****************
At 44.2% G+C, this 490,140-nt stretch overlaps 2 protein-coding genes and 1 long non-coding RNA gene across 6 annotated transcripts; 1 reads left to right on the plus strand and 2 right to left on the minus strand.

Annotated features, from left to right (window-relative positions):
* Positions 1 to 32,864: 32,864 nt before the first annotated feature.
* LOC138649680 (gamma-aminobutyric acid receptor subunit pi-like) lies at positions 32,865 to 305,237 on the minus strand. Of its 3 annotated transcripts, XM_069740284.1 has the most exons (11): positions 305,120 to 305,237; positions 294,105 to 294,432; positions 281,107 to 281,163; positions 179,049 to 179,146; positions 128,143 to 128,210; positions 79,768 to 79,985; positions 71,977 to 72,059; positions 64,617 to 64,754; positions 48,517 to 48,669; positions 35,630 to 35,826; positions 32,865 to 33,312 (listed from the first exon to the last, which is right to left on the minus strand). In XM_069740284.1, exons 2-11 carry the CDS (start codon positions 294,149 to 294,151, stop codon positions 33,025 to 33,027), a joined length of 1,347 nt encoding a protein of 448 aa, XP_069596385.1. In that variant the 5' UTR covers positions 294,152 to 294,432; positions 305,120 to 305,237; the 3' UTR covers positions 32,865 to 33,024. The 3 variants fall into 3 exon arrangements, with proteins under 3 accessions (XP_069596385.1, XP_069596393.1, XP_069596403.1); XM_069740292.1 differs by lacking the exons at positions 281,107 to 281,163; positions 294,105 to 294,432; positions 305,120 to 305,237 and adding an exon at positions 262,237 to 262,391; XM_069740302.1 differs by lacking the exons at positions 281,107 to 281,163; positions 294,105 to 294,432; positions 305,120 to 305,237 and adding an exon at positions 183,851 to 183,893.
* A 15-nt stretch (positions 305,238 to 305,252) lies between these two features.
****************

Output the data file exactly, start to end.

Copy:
At 44.2% G+C, this 490,140-nt stretch overlaps 2 protein-coding genes and 1 long non-coding RNA gene across 6 annotated transcripts; 1 reads left to right on the plus strand and 2 right to left on the minus strand.

Annotated features, from left to right (window-relative positions):
* Positions 1 to 32,864: 32,864 nt before the first annotated feature.
* LOC138649680 (gamma-aminobutyric acid receptor subunit pi-like) lies at positions 32,865 to 305,237 on the minus strand. Of its 3 annotated transcripts, XM_069740284.1 has the most exons (11): positions 305,120 to 305,237; positions 294,105 to 294,432; positions 281,107 to 281,163; positions 179,049 to 179,146; positions 128,143 to 128,210; positions 79,768 to 79,985; positions 71,977 to 72,059; positions 64,617 to 64,754; positions 48,517 to 48,669; positions 35,630 to 35,826; positions 32,865 to 33,312 (listed from the first exon to the last, which is right to left on the minus strand). In XM_069740284.1, exons 2-11 carry the CDS (start codon positions 294,149 to 294,151, stop codon positions 33,025 to 33,027), a joined length of 1,347 nt encoding a protein of 448 aa, XP_069596385.1. In that variant the 5' UTR covers positions 294,152 to 294,432; positions 305,120 to 305,237; the 3' UTR covers positions 32,865 to 33,024. The 3 variants fall into 3 exon arrangements, with proteins under 3 accessions (XP_069596385.1, XP_069596393.1, XP_069596403.1); XM_069740292.1 differs by lacking the exons at positions 281,107 to 281,163; positions 294,105 to 294,432; positions 305,120 to 305,237 and adding an exon at positions 262,237 to 262,391; XM_069740302.1 differs by lacking the exons at positions 281,107 to 281,163; positions 294,105 to 294,432; positions 305,120 to 305,237 and adding an exon at positions 183,851 to 183,893.
* A 15-nt stretch (positions 305,238 to 305,252) lies between these two features.